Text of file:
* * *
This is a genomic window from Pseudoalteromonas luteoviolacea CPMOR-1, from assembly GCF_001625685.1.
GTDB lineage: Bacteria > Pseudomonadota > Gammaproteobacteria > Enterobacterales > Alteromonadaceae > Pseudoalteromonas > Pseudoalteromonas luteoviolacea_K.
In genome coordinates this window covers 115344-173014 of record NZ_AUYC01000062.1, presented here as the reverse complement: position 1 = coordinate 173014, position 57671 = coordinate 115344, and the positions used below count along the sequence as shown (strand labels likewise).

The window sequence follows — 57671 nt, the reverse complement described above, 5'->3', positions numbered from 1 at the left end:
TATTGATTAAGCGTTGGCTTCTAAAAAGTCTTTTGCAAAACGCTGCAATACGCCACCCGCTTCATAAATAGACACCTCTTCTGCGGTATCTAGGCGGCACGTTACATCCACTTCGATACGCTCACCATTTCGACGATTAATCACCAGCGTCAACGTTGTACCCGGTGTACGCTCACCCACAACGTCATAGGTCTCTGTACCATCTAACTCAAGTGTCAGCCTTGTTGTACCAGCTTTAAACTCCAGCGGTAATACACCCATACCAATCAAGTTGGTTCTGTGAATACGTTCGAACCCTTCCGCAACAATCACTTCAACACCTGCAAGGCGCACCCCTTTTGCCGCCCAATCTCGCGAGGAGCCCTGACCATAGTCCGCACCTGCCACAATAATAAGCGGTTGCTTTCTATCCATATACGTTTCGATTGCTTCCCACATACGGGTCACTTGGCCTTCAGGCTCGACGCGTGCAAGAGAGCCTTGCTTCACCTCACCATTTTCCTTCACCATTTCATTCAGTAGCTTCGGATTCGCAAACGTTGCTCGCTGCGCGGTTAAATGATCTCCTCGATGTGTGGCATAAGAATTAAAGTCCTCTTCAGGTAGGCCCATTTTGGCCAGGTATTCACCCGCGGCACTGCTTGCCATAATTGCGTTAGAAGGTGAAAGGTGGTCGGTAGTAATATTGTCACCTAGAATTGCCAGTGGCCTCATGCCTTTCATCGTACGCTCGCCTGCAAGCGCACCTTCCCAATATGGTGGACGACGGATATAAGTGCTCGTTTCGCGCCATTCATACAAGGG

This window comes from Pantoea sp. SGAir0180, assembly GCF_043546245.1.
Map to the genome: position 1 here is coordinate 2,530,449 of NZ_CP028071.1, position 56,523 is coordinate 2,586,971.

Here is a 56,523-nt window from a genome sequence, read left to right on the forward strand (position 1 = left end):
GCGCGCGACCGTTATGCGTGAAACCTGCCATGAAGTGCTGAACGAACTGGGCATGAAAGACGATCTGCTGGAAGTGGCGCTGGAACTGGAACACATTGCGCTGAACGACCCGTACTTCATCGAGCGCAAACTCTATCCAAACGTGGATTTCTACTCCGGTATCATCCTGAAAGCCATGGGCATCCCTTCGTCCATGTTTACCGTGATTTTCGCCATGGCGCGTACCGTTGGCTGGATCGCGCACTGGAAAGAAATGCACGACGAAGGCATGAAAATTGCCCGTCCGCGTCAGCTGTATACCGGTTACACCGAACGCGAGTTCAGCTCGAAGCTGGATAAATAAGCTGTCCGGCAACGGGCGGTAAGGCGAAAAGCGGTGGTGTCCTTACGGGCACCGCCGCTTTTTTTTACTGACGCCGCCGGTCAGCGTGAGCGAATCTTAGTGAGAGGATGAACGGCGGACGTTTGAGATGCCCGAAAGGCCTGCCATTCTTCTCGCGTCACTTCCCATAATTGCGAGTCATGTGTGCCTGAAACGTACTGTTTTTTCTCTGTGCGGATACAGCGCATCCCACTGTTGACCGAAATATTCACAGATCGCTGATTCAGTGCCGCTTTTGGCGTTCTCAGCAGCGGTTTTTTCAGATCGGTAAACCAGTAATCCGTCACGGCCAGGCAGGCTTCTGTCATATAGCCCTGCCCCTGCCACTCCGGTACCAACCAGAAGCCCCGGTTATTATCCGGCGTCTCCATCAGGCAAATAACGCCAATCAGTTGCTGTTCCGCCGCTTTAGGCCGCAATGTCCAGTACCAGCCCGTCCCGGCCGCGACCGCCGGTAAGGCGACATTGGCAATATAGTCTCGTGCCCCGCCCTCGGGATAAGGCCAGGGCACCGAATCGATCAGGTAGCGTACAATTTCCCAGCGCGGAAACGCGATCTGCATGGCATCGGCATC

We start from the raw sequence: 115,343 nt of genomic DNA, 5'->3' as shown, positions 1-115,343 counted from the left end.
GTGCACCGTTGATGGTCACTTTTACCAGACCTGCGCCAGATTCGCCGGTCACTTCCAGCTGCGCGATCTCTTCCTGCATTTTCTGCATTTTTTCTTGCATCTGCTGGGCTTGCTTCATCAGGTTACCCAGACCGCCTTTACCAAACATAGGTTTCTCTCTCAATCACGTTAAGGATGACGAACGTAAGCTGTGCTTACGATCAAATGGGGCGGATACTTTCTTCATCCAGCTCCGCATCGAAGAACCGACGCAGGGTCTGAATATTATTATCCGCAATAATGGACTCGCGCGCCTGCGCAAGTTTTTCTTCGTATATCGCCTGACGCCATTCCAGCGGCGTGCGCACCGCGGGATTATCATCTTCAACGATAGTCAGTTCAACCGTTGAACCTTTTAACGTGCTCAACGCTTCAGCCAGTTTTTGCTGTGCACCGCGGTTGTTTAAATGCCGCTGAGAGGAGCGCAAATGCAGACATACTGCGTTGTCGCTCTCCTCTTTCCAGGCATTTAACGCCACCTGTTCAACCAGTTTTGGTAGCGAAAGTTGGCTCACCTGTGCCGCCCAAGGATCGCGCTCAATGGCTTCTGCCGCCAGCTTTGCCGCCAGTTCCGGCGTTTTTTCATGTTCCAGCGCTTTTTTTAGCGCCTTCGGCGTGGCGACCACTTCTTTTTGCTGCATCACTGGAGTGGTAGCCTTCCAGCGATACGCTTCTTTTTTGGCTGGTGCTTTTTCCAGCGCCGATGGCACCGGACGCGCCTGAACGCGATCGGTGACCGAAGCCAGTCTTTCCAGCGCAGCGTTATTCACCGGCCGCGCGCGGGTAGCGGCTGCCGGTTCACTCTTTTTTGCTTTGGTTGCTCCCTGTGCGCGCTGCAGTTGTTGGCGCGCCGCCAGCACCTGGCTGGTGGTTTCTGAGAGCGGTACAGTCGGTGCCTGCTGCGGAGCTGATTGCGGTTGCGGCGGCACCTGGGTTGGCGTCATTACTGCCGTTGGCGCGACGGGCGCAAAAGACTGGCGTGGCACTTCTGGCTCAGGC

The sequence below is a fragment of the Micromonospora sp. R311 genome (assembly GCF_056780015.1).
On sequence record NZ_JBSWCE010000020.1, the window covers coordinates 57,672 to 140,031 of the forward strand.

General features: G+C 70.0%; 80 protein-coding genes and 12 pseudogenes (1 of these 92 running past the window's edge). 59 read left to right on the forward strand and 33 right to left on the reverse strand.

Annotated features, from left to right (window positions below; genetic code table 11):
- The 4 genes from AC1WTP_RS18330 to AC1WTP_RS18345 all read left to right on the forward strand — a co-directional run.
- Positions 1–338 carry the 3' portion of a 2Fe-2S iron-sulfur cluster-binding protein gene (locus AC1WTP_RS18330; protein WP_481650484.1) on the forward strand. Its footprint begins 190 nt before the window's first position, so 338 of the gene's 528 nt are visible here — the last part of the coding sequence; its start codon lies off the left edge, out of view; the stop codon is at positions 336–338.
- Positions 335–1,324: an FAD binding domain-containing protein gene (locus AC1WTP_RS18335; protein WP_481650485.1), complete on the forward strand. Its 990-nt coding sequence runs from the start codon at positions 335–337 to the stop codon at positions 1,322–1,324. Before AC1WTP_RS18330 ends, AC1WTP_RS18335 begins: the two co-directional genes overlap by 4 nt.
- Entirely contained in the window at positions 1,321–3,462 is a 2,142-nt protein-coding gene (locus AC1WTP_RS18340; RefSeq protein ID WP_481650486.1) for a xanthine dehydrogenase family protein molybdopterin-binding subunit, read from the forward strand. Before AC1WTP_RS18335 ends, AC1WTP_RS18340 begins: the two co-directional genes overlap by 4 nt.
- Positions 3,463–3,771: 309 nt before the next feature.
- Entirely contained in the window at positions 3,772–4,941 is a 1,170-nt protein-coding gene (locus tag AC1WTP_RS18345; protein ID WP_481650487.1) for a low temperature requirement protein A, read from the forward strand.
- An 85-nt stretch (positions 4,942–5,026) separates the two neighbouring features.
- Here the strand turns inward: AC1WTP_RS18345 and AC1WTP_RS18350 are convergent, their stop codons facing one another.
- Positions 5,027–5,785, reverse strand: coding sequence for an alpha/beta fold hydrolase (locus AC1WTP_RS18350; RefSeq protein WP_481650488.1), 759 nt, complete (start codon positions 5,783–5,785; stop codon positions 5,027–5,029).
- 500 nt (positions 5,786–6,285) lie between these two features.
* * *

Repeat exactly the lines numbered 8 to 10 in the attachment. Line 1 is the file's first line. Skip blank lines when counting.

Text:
Here is a 56,523-nt window from a genome sequence, read left to right on the forward strand (position 1 = left end):
GCGCGCGACCGTTATGCGTGAAACCTGCCATGAAGTGCTGAACGAACTGGGCATGAAAGACGATCTGCTGGAAGTGGCGCTGGAACTGGAACACATTGCGCTGAACGACCCGTACTTCATCGAGCGCAAACTCTATCCAAACGTGGATTTCTACTCCGGTATCATCCTGAAAGCCATGGGCATCCCTTCGTCCATGTTTACCGTGATTTTCGCCATGGCGCGTACCGTTGGCTGGATCGCGCACTGGAAAGAAATGCACGACGAAGGCATGAAAATTGCCCGTCCGCGTCAGCTGTATACCGGTTACACCGAACGCGAGTTCAGCTCGAAGCTGGATAAATAAGCTGTCCGGCAACGGGCGGTAAGGCGAAAAGCGGTGGTGTCCTTACGGGCACCGCCGCTTTTTTTTACTGACGCCGCCGGTCAGCGTGAGCGAATCTTAGTGAGAGGATGAACGGCGGACGTTTGAGATGCCCGAAAGGCCTGCCATTCTTCTCGCGTCACTTCCCATAATTGCGAGTCATGTGTGCCTGAAACGTACTGTTTTTTCTCTGTGCGGATACAGCGCATCCCACTGTTGACCGAAATATTCACAGATCGCTGATTCAGTGCCGCTTTTGGCGTTCTCAGCAGCGGTTTTTTCAGATCGGTAAACCAGTAATCCGTCACGGCCAGGCAGGCTTCTGTCATATAGCCCTGCCCCTGCCACTCCGGTACCAACCAGAAGCCCCGGTTATTATCCGGCGTCTCCATCAGGCAAATAACGCCAATCAGTTGCTGTTCCGCCGCTTTAGGCCGCAATGTCCAGTACCAGCCCGTCCCGGCCGCGACCGCCGGTAAGGCGACATTGGCAATATAGTCTCGTGCCCCGCCCTCGGGATAAGGCCAGGGCACCGAATCGATCAGGTAGCGTACAATTTCCCAGCGCGGAAACGCGATCTGCATGGCATCGGCATC

We start from the raw sequence: 115,343 nt of genomic DNA, 5'->3' as shown, positions 1-115,343 counted from the left end.